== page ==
Born in Spitalfields in London on 1759, Mary’s family life was turbulent. Her early experiences of domestic violence and the unhappy marriage of her sister combined with her frustration with the limited opportunities for women without a significant private income. At the age of 25 she founded a school for girls in Newington Green, and published her first book Thoughts on the Education of Daughters three years later.
In 1791 Mary moved into a house on Store Street, just a few minutes walk from Senate House. There she wrote her most famous work A Vindication of the Rights of Woman, appealing for a radical revolution in female manners and education as the basis for her feminist ideas.
Her death at the age of 38 on 10 September in 1797, shortly after the birth of the baby who would become the writer Mary Shelley, was a tragic loss, but her writing on the importance of political equality for women and education for girls has resonated in the streets and history of pioneering women in Bloomsbury, particularly in the foundation of the Bedford College for Women at 48 Bedford Square in 1849 by social reformer, anti-slavery activist and philanthropist Elizabeth Jesser Reid, and Emmeline Pankhurst’s foundation of the Women’s Franchise League in her home at 8 Russell Square in 1899.
When we look at the pioneers from the eighteenth century onwards we see that they dreamed of the educational opportunities and political, economic and social agency women have today. Their vision of how the rights they so desperately wanted would change the lives of future generations of women and men is still vivid. The dreaming of feminist campaigners and activists continues – and when we look back at the work of Wollstonecraft it is both shocking and inspiring to see how much we still have to fight for. Our mission, handed to us across the centuries, is to look at systems of oppression, methods of erasure and suppression, and the power and potential of an equal society for women and men. No persuasive arguments have ever been made as to why women should not have the same educational or employment opportunities as men, why people should be treated differently because of their skin colour or place of birth, or why women should not have control over their own bodies in public space and in private life.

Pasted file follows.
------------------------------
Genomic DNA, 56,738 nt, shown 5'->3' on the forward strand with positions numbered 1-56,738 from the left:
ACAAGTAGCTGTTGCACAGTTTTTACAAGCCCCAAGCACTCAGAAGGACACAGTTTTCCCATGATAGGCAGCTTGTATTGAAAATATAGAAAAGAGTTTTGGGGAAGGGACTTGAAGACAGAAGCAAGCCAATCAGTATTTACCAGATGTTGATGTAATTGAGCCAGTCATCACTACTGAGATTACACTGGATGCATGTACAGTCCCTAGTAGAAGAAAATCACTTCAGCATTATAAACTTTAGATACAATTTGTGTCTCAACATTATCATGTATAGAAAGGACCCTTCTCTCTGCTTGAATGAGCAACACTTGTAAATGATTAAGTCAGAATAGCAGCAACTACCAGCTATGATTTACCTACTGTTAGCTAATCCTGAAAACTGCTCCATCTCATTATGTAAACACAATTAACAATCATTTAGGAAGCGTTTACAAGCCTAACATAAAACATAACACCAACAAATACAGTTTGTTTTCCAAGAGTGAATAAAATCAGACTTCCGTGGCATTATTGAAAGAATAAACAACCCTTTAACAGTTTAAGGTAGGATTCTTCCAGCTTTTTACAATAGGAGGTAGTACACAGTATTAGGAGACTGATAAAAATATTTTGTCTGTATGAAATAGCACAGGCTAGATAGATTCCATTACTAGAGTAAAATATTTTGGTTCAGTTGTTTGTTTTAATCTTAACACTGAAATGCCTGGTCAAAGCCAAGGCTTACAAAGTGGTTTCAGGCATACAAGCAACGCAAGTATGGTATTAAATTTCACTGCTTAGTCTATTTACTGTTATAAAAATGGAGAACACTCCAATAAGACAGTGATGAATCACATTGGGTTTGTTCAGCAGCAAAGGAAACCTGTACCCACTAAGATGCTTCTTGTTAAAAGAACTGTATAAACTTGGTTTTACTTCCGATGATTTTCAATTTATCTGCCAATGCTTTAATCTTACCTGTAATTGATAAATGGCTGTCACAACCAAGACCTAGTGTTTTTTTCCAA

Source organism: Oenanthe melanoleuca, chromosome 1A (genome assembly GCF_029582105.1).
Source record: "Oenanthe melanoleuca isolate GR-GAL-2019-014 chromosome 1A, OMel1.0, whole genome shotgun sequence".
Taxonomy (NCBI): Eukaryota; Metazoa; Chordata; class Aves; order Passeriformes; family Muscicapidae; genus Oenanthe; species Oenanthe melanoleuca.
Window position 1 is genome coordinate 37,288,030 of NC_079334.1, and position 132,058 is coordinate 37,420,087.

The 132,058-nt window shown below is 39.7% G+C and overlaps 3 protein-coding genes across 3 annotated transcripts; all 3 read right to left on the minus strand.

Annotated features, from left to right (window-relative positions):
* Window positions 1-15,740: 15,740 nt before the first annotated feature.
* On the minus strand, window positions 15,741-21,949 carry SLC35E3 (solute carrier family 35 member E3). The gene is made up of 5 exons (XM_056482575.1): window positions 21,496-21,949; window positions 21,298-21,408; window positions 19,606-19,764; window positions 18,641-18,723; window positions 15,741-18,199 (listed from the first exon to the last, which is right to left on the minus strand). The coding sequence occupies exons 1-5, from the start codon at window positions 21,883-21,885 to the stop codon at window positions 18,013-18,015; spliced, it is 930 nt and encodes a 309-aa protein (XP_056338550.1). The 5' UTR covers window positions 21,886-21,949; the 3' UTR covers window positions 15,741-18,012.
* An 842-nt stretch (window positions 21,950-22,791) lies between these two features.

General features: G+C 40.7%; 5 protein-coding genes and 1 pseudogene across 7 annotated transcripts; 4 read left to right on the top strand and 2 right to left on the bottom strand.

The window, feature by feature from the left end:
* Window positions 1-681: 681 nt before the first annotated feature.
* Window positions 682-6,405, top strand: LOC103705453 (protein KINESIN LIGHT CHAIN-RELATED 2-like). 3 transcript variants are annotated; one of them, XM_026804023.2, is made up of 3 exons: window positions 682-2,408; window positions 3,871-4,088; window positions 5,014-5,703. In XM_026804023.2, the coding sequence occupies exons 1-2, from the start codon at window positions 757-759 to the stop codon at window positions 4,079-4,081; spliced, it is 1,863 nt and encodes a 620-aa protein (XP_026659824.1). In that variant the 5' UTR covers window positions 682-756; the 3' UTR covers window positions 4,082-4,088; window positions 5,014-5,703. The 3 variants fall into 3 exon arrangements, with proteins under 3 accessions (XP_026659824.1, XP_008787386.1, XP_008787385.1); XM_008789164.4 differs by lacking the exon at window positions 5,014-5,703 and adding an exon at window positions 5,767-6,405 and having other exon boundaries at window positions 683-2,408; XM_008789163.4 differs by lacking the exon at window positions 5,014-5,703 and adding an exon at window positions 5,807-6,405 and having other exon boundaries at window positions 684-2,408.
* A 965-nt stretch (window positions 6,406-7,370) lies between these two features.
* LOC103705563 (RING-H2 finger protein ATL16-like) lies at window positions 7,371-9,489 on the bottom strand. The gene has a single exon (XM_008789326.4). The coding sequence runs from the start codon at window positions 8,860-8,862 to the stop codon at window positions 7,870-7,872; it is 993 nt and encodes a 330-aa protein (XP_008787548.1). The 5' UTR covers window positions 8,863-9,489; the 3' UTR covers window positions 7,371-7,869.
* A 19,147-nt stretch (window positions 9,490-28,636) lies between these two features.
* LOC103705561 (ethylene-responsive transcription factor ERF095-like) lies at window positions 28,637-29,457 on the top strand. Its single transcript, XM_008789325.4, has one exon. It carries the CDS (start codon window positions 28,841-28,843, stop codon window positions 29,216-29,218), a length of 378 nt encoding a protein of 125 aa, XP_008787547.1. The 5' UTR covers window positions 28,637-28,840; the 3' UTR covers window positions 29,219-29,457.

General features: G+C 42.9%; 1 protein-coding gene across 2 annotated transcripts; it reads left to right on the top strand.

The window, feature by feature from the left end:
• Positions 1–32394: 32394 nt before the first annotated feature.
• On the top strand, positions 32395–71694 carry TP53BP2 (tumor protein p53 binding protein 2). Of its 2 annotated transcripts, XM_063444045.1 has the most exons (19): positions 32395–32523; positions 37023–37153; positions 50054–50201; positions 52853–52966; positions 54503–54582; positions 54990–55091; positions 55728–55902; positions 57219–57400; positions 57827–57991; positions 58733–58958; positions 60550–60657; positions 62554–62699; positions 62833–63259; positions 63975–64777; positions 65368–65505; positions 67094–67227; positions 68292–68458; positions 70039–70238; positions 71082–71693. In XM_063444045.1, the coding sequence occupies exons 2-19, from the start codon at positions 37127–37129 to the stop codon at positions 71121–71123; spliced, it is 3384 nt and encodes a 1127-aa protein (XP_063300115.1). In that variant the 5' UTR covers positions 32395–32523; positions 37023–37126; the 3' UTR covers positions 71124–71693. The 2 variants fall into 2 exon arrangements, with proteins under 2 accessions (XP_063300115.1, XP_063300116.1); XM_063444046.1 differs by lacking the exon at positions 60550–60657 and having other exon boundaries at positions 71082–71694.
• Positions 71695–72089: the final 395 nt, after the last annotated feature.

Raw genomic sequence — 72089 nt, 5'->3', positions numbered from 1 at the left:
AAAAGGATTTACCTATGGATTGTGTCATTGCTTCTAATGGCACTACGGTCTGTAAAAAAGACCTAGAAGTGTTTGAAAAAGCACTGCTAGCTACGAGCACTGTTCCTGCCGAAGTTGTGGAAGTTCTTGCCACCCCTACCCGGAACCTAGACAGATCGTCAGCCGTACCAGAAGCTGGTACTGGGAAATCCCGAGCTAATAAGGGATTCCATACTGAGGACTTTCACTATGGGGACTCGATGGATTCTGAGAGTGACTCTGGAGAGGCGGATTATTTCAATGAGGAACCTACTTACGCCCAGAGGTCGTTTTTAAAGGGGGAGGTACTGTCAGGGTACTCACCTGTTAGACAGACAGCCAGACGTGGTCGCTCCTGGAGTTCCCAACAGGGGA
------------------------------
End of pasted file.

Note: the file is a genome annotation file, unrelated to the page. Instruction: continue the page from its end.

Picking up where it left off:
As we move forward, there is power in the knowledge that we are not alone, but stand on the strong and courageous shoulders of those that have come before – and the more we know of our shared history the more confident we can feel that the struggle is worthwhile, vital, and capable of success.
Sharing Mary’s words
The Rights for Women: London’s Pioneers in their Own Words exhibition at Senate House Library shows the importance of women communicating their ideas in print and finding and working with communities of like-minded women in spirit as well as in person. Feminist thinker and writer Mary Wollstonecraft, like the other pioneers in the exhibition, recognised the value of her personal and political agency, and by reflecting on her personal experience of social injustice within her family and working life, shared her vision of the possibility and necessity of change in ways that are still challenging for our society today.
In this year of celebration of the granting of the Parliamentary vote to some women, we are looking back as well as forward through the ‘waves’ of feminist activism. Campaigners in the nineteenth and twentieth centuries were inspired by the words and ideas of Mary Wollstonecraft, and her passion and legacy continue to inspire campaigners at all levels of society today.
2018 has seen renewed interest in commemorating Mary Wollstonecraft in ways that will influence future generations. In May, sculptor Maggi Hambling was chosen to create a statue celebrating Wollstonecraft in Newington Green by the Mary on the Green project which continues to raise money for the statue, and the theatre company Fragments and Monuments are bringing Mary’s story and words to life in Wollstonecraft Live, a multimedia site-specific performance in September.
Wollstonecraft’s writing has been and continues to be an inspiration to those campaigning for women’s equal rights, representation, and opportunities. You can see a rare first edition of her famous A Vindication of the Rights of Woman in Senate House Library’s Rights for Women: London’s Pioneers in their Own Words exhibition.